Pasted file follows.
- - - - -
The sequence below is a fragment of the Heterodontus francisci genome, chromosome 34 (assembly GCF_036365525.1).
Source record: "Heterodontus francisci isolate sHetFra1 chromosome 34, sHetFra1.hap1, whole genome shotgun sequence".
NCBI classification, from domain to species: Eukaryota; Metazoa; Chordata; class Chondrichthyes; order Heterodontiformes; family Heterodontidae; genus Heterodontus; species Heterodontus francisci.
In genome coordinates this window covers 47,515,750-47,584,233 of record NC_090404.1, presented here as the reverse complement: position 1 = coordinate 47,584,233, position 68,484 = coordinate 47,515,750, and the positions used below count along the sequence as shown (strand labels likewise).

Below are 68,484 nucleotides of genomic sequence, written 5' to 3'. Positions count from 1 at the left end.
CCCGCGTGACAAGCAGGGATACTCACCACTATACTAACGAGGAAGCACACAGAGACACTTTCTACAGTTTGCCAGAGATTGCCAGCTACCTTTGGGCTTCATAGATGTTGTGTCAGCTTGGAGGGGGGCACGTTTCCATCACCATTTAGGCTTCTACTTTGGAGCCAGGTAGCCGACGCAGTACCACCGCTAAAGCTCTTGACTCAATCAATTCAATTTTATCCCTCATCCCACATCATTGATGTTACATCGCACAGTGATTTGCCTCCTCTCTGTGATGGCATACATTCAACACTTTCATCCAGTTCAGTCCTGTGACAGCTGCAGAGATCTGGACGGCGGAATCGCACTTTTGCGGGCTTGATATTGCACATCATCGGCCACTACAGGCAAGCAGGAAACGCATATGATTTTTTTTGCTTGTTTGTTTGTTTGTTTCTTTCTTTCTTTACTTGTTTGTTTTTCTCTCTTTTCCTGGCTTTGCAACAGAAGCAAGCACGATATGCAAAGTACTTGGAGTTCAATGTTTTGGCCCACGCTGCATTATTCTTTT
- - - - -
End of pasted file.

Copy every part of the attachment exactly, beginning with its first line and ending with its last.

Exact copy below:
The sequence below is a fragment of the Heterodontus francisci genome, chromosome 34 (assembly GCF_036365525.1).
Source record: "Heterodontus francisci isolate sHetFra1 chromosome 34, sHetFra1.hap1, whole genome shotgun sequence".
NCBI classification, from domain to species: Eukaryota; Metazoa; Chordata; class Chondrichthyes; order Heterodontiformes; family Heterodontidae; genus Heterodontus; species Heterodontus francisci.
In genome coordinates this window covers 47,515,750-47,584,233 of record NC_090404.1, presented here as the reverse complement: position 1 = coordinate 47,584,233, position 68,484 = coordinate 47,515,750, and the positions used below count along the sequence as shown (strand labels likewise).

Below are 68,484 nucleotides of genomic sequence, written 5' to 3'. Positions count from 1 at the left end.
CCCGCGTGACAAGCAGGGATACTCACCACTATACTAACGAGGAAGCACACAGAGACACTTTCTACAGTTTGCCAGAGATTGCCAGCTACCTTTGGGCTTCATAGATGTTGTGTCAGCTTGGAGGGGGGCACGTTTCCATCACCATTTAGGCTTCTACTTTGGAGCCAGGTAGCCGACGCAGTACCACCGCTAAAGCTCTTGACTCAATCAATTCAATTTTATCCCTCATCCCACATCATTGATGTTACATCGCACAGTGATTTGCCTCCTCTCTGTGATGGCATACATTCAACACTTTCATCCAGTTCAGTCCTGTGACAGCTGCAGAGATCTGGACGGCGGAATCGCACTTTTGCGGGCTTGATATTGCACATCATCGGCCACTACAGGCAAGCAGGAAACGCATATGATTTTTTTTGCTTGTTTGTTTGTTTGTTTCTTTCTTTCTTTACTTGTTTGTTTTTCTCTCTTTTCCTGGCTTTGCAACAGAAGCAAGCACGATATGCAAAGTACTTGGAGTTCAATGTTTTGGCCCACGCTGCATTATTCTTTT